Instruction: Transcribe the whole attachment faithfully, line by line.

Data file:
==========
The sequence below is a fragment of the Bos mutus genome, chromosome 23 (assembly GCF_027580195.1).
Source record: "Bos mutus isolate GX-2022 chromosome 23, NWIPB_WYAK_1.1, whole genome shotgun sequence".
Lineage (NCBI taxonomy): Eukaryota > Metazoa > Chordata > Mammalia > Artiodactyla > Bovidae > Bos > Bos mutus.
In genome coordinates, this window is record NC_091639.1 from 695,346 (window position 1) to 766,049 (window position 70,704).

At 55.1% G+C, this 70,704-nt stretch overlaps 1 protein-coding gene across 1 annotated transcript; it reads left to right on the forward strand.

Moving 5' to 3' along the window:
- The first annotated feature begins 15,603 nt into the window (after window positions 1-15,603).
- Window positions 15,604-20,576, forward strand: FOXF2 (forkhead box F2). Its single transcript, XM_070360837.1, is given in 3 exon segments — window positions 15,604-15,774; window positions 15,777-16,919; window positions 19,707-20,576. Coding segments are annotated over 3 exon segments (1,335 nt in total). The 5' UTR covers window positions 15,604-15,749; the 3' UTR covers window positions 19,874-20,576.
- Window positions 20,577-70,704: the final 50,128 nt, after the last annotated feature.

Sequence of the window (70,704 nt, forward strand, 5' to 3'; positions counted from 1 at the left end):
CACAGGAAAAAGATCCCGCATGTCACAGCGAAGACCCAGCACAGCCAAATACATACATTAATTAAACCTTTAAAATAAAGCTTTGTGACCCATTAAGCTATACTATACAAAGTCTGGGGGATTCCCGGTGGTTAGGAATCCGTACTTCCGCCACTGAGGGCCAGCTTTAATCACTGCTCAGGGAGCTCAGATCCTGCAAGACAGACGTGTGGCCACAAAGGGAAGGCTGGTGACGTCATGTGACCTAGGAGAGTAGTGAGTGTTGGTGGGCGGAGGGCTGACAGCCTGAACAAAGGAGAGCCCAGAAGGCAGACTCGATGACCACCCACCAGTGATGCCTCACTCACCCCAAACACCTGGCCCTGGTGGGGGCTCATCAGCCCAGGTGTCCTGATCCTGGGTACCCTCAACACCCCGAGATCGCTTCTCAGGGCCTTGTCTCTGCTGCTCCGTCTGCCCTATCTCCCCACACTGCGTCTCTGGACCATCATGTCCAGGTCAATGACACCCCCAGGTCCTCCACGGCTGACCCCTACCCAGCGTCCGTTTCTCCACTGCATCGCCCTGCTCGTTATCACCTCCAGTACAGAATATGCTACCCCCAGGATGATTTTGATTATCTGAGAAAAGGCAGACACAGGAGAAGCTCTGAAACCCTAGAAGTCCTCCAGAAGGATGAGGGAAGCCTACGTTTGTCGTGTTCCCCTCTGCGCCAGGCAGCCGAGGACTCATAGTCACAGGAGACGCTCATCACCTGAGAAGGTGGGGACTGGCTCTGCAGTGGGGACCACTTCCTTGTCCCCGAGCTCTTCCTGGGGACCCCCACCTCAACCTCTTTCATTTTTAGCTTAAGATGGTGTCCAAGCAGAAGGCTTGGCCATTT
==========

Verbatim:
The sequence below is a fragment of the Bos mutus genome, chromosome 23 (assembly GCF_027580195.1).
Source record: "Bos mutus isolate GX-2022 chromosome 23, NWIPB_WYAK_1.1, whole genome shotgun sequence".
Lineage (NCBI taxonomy): Eukaryota > Metazoa > Chordata > Mammalia > Artiodactyla > Bovidae > Bos > Bos mutus.
In genome coordinates, this window is record NC_091639.1 from 695,346 (window position 1) to 766,049 (window position 70,704).

At 55.1% G+C, this 70,704-nt stretch overlaps 1 protein-coding gene across 1 annotated transcript; it reads left to right on the forward strand.

Moving 5' to 3' along the window:
- The first annotated feature begins 15,603 nt into the window (after window positions 1-15,603).
- Window positions 15,604-20,576, forward strand: FOXF2 (forkhead box F2). Its single transcript, XM_070360837.1, is given in 3 exon segments — window positions 15,604-15,774; window positions 15,777-16,919; window positions 19,707-20,576. Coding segments are annotated over 3 exon segments (1,335 nt in total). The 5' UTR covers window positions 15,604-15,749; the 3' UTR covers window positions 19,874-20,576.
- Window positions 20,577-70,704: the final 50,128 nt, after the last annotated feature.

Sequence of the window (70,704 nt, forward strand, 5' to 3'; positions counted from 1 at the left end):
CACAGGAAAAAGATCCCGCATGTCACAGCGAAGACCCAGCACAGCCAAATACATACATTAATTAAACCTTTAAAATAAAGCTTTGTGACCCATTAAGCTATACTATACAAAGTCTGGGGGATTCCCGGTGGTTAGGAATCCGTACTTCCGCCACTGAGGGCCAGCTTTAATCACTGCTCAGGGAGCTCAGATCCTGCAAGACAGACGTGTGGCCACAAAGGGAAGGCTGGTGACGTCATGTGACCTAGGAGAGTAGTGAGTGTTGGTGGGCGGAGGGCTGACAGCCTGAACAAAGGAGAGCCCAGAAGGCAGACTCGATGACCACCCACCAGTGATGCCTCACTCACCCCAAACACCTGGCCCTGGTGGGGGCTCATCAGCCCAGGTGTCCTGATCCTGGGTACCCTCAACACCCCGAGATCGCTTCTCAGGGCCTTGTCTCTGCTGCTCCGTCTGCCCTATCTCCCCACACTGCGTCTCTGGACCATCATGTCCAGGTCAATGACACCCCCAGGTCCTCCACGGCTGACCCCTACCCAGCGTCCGTTTCTCCACTGCATCGCCCTGCTCGTTATCACCTCCAGTACAGAATATGCTACCCCCAGGATGATTTTGATTATCTGAGAAAAGGCAGACACAGGAGAAGCTCTGAAACCCTAGAAGTCCTCCAGAAGGATGAGGGAAGCCTACGTTTGTCGTGTTCCCCTCTGCGCCAGGCAGCCGAGGACTCATAGTCACAGGAGACGCTCATCACCTGAGAAGGTGGGGACTGGCTCTGCAGTGGGGACCACTTCCTTGTCCCCGAGCTCTTCCTGGGGACCCCCACCTCAACCTCTTTCATTTTTAGCTTAAGATGGTGTCCAAGCAGAAGGCTTGGCCATTT